Since yesterday I was chatting with you about staples (staple ingredients, not the office supply store), I figured I would stick with that theme: a staple of my childhood was pudding.
When I set out to make my first ever batch of homemade pudding, all these memories from my childhood came to mind.
In our house, we coveted snack packs like nobody’s business. Even Billy Madison would not be able to compete with the lengths we went to, hoping to keep our personal pudding stashes safe.
My youngest brother, Zack, always ate all of the chocolate pudding cups. I am not kidding. He could sit down and demolish a four pack of pudding cups. Isn’t that such a youngest sibling thing to do?? Anyway, once they came in the house, me and my other brother Nick would have find a hiding spot or eat them before Zack got to them.
If there was ever any food I wanted to keep safe, I ventured to the basement. It was dark and scary and none of us kids really ever wanted to go down there alone. We kind of had that Kevin McCallister fear of the furnace in the basement.
I would put my food stash in the crisper in the basement refrigerator. I also used to hide chocolate, Pepsi, Coke, and Cadbury Eggs in that blessed crisper. My stashes were safe for a year or two before one of my brothers courageously ventured into the cellar (that sounds way creepier than basement), found it, and raided it.
My next pudding move was to start freezing them. I know, kinda weird, but it was safe because nobody wanted a frozen pudding cup. My logic was it was just like a pudding pop or a Wendy’s Frosty. The only issue was that I had to use a grapefruit spoon to cut through the frozenness.
Now that I am out on my own and don’t have to hoard my favorite food away from my brothers, I can enjoy my pudding cups in peace without having to share with anybody! But, being the nice sister that I am, I put most of this batch of chocolate cookies and cream pudding in Tupperware to give to my baby brothers. (Don’t think I’m that nice. This is also self-serving. I don’t need to eat five servings of this! They can handle it with their youthful metabolisms.)
Ingredients (Makes 5 Pudding Cups)
For the Chocolate Pudding:
2 Tablespoons Granulated Sugar
2 Tablespoons Cornstarch
2 Tablespoons Unsweetened Cocoa Powder
2 Teaspoons Instant Coffee Powder
Pinch of Salt
1 ½ Cup Whole Milk
¾ Cup Heavy Cream
4 Ounces Milk Chocolate, coarsely chopped
1 Teaspoon Pure Vanilla Extract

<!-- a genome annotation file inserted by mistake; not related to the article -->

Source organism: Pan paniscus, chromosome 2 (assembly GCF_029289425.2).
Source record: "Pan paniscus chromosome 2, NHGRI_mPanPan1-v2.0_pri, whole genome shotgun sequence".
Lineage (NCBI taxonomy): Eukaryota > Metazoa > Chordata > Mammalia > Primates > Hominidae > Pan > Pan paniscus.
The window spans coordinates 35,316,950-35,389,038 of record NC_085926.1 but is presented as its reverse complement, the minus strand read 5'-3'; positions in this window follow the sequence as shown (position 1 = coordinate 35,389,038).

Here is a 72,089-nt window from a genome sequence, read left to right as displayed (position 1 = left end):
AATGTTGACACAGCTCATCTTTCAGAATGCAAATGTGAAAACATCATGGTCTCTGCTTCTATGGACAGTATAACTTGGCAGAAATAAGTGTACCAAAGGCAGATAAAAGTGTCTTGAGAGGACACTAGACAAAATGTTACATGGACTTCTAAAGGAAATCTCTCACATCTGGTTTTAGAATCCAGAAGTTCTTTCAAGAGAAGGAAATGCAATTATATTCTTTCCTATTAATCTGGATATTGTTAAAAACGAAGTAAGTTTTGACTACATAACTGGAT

For the Whipped Cookies and Cream:
2 Cups Heavy Cream
¼ Cup Powdered Sugar
1 Teaspoon Pure Vanilla Extract
12 Chocolate Sandwich Cookies, crumbled
Whisk together the sugar, cornstarch, cocoa powder, instant coffee, and salt in a medium saucepan. Set over medium/high heat. Slowly pour in the whole milk and heavy cream while whisking. Continue whisking while the pudding comes to a slight simmer. Keep that whisk going while you let the pudding come to a boil for two minutes. The pudding should be starting to look more like a pudding at this point.
After two minutes, remove from heat. Add the chocolate and vanilla extract. Whisk until all the chocolate has melted into the pudding.
Pour the pudding into a medium bowl. Cover with plastic wrap, making sure that the top of the hot pudding is touching the plastic wrap. This will eliminate a “pudding skin” from forming (NOTE: please feel free to omit this step if you are a George Costanza-type).
Refrigerate the pudding for at least two hours.
Meanwhile, get started on the cookies and cream whipped topping. Add the heavy cream to the bowl of a stand mixer fitted with the whisk attachment. Start to beat the cream on medium high speed until soft peaks start to form. Stop the mixer and then add in the powdered sugar and vanilla extract. Beat the cream and sugar until stiff peaks start to form.
Place 12 chocolate sandwich cookies in a small plastic storage bag. Smash them with a mallet or use your fingers to crumble them into small pieces. Fold the cookies into the whipped cream.
Switch off layering chocolate pudding and cookies and cream in a clear glass serving vessel. Top off with some more cookie crumbles. Pudding and whipped cookies and cream last four days in separate air tight containers stored in the refrigerator.